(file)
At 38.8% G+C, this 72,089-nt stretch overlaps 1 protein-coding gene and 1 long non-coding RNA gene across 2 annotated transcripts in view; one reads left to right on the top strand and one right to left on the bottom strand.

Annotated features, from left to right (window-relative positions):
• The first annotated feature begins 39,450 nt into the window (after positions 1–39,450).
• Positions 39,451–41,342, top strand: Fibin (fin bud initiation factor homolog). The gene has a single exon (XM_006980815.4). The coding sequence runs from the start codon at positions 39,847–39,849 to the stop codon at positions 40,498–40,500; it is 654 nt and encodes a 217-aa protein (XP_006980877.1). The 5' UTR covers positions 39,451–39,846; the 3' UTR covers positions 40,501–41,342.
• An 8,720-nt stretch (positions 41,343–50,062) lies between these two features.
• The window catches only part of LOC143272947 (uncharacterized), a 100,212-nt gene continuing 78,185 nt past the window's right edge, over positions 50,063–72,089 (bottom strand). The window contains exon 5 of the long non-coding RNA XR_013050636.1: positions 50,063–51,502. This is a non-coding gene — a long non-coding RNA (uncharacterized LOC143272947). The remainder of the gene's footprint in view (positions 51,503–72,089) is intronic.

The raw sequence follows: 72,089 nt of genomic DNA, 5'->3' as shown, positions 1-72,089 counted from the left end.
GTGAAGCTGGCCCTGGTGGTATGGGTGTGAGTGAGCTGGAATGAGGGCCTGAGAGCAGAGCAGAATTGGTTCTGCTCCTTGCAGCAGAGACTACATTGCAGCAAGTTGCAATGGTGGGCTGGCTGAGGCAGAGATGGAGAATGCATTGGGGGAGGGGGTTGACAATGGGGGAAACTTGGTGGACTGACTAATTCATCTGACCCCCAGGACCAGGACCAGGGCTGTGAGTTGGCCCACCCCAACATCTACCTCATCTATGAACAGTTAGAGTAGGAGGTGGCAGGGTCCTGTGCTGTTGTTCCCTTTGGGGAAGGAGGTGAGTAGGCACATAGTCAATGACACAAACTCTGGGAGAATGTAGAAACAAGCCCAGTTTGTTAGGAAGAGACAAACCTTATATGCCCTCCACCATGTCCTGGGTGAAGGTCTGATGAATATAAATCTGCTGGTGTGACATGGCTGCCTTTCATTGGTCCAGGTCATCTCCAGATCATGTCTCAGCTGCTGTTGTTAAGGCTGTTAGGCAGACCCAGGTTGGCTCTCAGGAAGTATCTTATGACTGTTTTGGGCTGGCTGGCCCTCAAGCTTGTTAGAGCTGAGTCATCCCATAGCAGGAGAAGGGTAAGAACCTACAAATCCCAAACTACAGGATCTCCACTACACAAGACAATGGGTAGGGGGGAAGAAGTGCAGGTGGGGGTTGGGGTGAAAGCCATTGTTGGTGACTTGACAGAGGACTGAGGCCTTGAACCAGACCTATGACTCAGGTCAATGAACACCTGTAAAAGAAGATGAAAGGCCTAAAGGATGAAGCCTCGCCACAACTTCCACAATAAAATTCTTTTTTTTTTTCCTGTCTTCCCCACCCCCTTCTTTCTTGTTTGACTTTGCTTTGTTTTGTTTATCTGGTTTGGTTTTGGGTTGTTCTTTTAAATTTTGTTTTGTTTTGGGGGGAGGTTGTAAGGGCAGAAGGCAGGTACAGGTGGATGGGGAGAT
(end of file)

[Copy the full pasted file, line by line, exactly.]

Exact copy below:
At 38.8% G+C, this 72,089-nt stretch overlaps 1 protein-coding gene and 1 long non-coding RNA gene across 2 annotated transcripts in view; one reads left to right on the top strand and one right to left on the bottom strand.

Annotated features, from left to right (window-relative positions):
• The first annotated feature begins 39,450 nt into the window (after positions 1–39,450).
• Positions 39,451–41,342, top strand: Fibin (fin bud initiation factor homolog). The gene has a single exon (XM_006980815.4). The coding sequence runs from the start codon at positions 39,847–39,849 to the stop codon at positions 40,498–40,500; it is 654 nt and encodes a 217-aa protein (XP_006980877.1). The 5' UTR covers positions 39,451–39,846; the 3' UTR covers positions 40,501–41,342.
• An 8,720-nt stretch (positions 41,343–50,062) lies between these two features.
• The window catches only part of LOC143272947 (uncharacterized), a 100,212-nt gene continuing 78,185 nt past the window's right edge, over positions 50,063–72,089 (bottom strand). The window contains exon 5 of the long non-coding RNA XR_013050636.1: positions 50,063–51,502. This is a non-coding gene — a long non-coding RNA (uncharacterized LOC143272947). The remainder of the gene's footprint in view (positions 51,503–72,089) is intronic.

The raw sequence follows: 72,089 nt of genomic DNA, 5'->3' as shown, positions 1-72,089 counted from the left end.
GTGAAGCTGGCCCTGGTGGTATGGGTGTGAGTGAGCTGGAATGAGGGCCTGAGAGCAGAGCAGAATTGGTTCTGCTCCTTGCAGCAGAGACTACATTGCAGCAAGTTGCAATGGTGGGCTGGCTGAGGCAGAGATGGAGAATGCATTGGGGGAGGGGGTTGACAATGGGGGAAACTTGGTGGACTGACTAATTCATCTGACCCCCAGGACCAGGACCAGGGCTGTGAGTTGGCCCACCCCAACATCTACCTCATCTATGAACAGTTAGAGTAGGAGGTGGCAGGGTCCTGTGCTGTTGTTCCCTTTGGGGAAGGAGGTGAGTAGGCACATAGTCAATGACACAAACTCTGGGAGAATGTAGAAACAAGCCCAGTTTGTTAGGAAGAGACAAACCTTATATGCCCTCCACCATGTCCTGGGTGAAGGTCTGATGAATATAAATCTGCTGGTGTGACATGGCTGCCTTTCATTGGTCCAGGTCATCTCCAGATCATGTCTCAGCTGCTGTTGTTAAGGCTGTTAGGCAGACCCAGGTTGGCTCTCAGGAAGTATCTTATGACTGTTTTGGGCTGGCTGGCCCTCAAGCTTGTTAGAGCTGAGTCATCCCATAGCAGGAGAAGGGTAAGAACCTACAAATCCCAAACTACAGGATCTCCACTACACAAGACAATGGGTAGGGGGGAAGAAGTGCAGGTGGGGGTTGGGGTGAAAGCCATTGTTGGTGACTTGACAGAGGACTGAGGCCTTGAACCAGACCTATGACTCAGGTCAATGAACACCTGTAAAAGAAGATGAAAGGCCTAAAGGATGAAGCCTCGCCACAACTTCCACAATAAAATTCTTTTTTTTTTTCCTGTCTTCCCCACCCCCTTCTTTCTTGTTTGACTTTGCTTTGTTTTGTTTATCTGGTTTGGTTTTGGGTTGTTCTTTTAAATTTTGTTTTGTTTTGGGGGGAGGTTGTAAGGGCAGAAGGCAGGTACAGGTGGATGGGGAGAT